Riddhi Siddhi Gluco Biols Ltd is the starch and glucose manufacturing plant of the Riddhi Siddhi Group and is the largest wet milling plant of the Indian Sub Continent having the highest crushing capacity with mills located at prime locations ? Gokak (Karnataka) and Viramgam (Ahmedabad) and Pantnagar (Uttarakhand) . The company?s core strength lies in strong customer focus and rich expertise in the field of production and quality control which underlines the organizations ongoing commitment and quest for quality products and services.
Ganpatraj L.Chowdhary, Managing Director, Riddhi Siddhi Gluco Biols Ltd, has been instrumental in the timely completion of the project and subsequent growth of the company. He played a key role in the successful take-over of K G Gluco Biols Ltd., an integrated maize processing complex promoted and set-up by Glaxo India Ltd. He successfully negotiated with Hindustan Lever Ltd to acquire its functional biopolymer unit situated in Pondicherry, in August 2005.
Ganpatraj Chowdhary tells Anil Mascarenhas of India Infoline that Maize starch and its products find application in wide spectrum of industries in varying quantity and thus reduces market concentration risk.
Give us a brief overview of the starch industry.
Indian starch industry is over 50 years old with concentration for supply to textile industry in the initial period. Over the years it started focusing on producing starch varieties for other industries. As textile and paper industries were dominant consumers, the starch units, in the initial years were located in the western part of the country. With the increasing transportation cost, the later units started locating near the maize growing areas.
At present, there are more than 16 units in this industry with 6 players in the lead and the market size based on March 2007 sales is estimated at around Rs18bn. Indian starch industry produces about 40 different products, whereas in the international market more than 1000 different products are produced from the maize starch.
Maize production in India ranges between 13-15mn MT for the last several years and it is the 7th largest producer of maize in the world. Production in kharif season is much larger compared to rabi crops. The yield per hectare, when compared with other countries is far lower. With the rising prices of maize in the recent past, it is expected that the farmers would gradually adopt better seeds and cultivation practices, which would result in higher yield and better quality.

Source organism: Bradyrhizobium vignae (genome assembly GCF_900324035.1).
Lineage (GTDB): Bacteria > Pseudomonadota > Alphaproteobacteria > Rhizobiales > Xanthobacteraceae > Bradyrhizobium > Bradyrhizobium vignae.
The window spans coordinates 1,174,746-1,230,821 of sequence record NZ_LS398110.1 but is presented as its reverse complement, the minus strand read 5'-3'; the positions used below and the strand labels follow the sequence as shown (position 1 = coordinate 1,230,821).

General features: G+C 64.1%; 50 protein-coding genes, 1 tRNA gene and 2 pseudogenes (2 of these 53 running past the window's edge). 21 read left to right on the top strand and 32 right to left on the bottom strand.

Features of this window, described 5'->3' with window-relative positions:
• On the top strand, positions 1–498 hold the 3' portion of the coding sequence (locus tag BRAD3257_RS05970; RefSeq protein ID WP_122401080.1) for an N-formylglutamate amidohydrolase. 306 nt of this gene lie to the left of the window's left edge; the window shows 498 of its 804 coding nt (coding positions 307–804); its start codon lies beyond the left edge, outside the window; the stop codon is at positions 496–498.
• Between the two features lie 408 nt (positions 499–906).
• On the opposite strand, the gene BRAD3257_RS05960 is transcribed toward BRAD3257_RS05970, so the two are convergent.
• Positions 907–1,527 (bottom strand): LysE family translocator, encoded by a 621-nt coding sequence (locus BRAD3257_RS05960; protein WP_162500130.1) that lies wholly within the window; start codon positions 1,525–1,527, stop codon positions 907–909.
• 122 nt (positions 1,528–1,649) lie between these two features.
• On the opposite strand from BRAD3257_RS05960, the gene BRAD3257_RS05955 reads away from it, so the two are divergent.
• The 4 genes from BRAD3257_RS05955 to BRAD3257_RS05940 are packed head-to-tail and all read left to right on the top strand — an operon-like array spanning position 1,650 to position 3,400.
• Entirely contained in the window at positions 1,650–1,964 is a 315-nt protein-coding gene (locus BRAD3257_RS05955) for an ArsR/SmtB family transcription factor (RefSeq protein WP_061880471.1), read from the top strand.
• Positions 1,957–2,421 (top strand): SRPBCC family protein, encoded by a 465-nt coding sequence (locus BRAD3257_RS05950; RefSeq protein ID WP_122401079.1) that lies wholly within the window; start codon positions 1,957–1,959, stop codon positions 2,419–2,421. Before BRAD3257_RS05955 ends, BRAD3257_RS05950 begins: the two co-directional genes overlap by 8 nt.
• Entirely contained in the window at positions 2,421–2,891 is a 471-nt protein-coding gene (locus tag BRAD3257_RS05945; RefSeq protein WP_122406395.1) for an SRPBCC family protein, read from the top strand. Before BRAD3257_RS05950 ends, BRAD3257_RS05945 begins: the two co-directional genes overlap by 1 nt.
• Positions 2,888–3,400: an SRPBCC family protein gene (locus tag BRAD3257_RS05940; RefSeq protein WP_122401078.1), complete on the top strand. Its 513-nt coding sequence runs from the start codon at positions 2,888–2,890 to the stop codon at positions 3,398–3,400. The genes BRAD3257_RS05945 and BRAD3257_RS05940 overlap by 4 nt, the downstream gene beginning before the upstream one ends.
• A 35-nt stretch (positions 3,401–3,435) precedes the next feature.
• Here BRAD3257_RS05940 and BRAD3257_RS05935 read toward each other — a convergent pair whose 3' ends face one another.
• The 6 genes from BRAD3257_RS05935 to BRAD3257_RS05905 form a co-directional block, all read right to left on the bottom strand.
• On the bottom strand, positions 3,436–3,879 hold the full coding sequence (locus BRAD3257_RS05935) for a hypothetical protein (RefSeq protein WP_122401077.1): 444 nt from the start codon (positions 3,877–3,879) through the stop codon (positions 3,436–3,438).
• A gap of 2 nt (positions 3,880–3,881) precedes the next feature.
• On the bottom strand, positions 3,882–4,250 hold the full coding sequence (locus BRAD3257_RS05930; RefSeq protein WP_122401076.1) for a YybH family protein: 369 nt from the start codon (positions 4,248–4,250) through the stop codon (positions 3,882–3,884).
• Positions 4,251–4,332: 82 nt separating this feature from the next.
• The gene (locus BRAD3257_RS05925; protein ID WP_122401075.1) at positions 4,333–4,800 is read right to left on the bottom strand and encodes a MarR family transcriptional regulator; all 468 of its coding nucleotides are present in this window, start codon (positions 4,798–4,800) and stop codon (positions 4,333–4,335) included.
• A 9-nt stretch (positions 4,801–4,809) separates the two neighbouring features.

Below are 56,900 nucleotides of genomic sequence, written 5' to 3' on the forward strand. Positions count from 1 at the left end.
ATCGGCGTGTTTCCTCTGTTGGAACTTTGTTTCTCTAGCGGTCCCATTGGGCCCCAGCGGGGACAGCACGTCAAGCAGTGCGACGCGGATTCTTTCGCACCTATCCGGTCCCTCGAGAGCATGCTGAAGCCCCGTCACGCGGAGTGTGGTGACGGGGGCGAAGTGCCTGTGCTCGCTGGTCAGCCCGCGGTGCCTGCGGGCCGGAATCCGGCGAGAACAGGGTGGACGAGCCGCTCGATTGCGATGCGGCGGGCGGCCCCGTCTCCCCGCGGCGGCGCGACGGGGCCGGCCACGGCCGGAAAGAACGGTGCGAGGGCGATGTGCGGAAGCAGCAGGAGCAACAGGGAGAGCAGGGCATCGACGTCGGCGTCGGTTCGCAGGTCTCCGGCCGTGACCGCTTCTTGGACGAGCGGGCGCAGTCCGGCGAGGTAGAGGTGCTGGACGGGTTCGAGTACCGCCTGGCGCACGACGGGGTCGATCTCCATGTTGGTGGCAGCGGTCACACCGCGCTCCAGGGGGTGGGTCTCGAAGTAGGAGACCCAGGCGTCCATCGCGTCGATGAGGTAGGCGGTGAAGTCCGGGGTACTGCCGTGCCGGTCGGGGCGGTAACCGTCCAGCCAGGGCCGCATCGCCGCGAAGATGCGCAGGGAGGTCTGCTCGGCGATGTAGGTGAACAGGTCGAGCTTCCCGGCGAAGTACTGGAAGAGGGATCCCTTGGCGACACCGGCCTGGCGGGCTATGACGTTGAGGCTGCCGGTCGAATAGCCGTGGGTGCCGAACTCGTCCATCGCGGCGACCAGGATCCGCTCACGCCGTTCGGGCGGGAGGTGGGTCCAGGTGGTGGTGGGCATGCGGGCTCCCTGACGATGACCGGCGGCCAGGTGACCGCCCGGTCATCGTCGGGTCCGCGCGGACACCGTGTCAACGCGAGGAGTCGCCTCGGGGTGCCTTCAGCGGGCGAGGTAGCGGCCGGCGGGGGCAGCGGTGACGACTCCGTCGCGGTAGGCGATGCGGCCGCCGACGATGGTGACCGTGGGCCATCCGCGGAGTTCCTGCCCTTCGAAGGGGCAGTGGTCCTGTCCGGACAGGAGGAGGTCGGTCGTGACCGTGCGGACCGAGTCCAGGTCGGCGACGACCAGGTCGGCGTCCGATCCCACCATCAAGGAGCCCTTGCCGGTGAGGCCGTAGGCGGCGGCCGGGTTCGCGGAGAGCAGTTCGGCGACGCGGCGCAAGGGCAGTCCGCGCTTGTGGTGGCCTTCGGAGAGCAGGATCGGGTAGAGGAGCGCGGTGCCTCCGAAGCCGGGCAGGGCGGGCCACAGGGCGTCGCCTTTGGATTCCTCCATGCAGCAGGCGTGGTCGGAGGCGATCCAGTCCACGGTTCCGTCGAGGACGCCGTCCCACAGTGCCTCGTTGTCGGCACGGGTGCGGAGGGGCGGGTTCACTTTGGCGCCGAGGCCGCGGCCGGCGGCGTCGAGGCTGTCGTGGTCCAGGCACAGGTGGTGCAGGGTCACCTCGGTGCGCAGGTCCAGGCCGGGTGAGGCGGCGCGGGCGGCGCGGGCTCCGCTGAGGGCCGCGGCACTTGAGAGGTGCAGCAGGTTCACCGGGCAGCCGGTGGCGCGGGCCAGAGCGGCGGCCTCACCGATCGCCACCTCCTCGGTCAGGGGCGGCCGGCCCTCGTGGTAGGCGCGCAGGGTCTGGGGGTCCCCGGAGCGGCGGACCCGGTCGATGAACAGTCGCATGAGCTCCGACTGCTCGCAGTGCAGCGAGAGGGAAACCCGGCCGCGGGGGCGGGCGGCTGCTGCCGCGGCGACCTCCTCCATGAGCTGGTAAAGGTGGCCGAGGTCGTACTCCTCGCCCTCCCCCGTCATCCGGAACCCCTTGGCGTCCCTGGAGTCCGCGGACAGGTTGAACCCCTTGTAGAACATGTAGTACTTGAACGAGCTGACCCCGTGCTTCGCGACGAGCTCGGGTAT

Per capita consumption of starch products in India is the lowest one. The consumption in US is the highest. We expect this to increase over the period.
What are the changing trends? What are the factors that could trigger growth?
India today is on the threshold of phenomenal growth and is expected to sustain GDP growth of 9% p.a. for many more years. The user industries are on growth path with substantial additions in capacity. This in turn would spur demand for starch products.
There have been gradual changes in the life style and food habits of our people. As starch products are widely used in food, confectionery and energy drinks sectors, there would be increasing demand for the products.
As mentioned earlier Indian starch industry produces about 40 products whereas more 1000 products are produced from maize starch in the advanced countries. With the increasing economic activity, there is scope for introduction of new products in the country.
What are the key reasons investors should include this sector in their portfolio?
Maize starch and its products find application in wide spectrum of industries in varying quantity. It touches every person's morning to bedtime activities. Thus it reduces market concentration risk. Further with focus and emphasis on the agro-food sector by the Government, starch industry could witness sustainable growth for many years. This industry offers great potential for developing many new products such as bio-degradable plastics, ethanol etc which are futuristic products. Introduction of these products would substantially increase the profitability.
Brief us on your business activity.
The company is engaged in the manufacture maize starch and its derivatives. It commenced its activities in 1994 at its unit in Viramgam near Ahmedabad, with maize crushing capacity of 75 tpd. In 1996, it took over the maize processing unit at Gokak, Karnataka from Glaxo. As this unit is situated at the heart of maize growing area of Karnataka, the largest maize producing state in the country, the company took up various expansion schemes to increase the production capacities of starch and other derivatives in this location. Gokak plant is the largest maize processing plant in the country with maize grinding capacity of 750 tpd.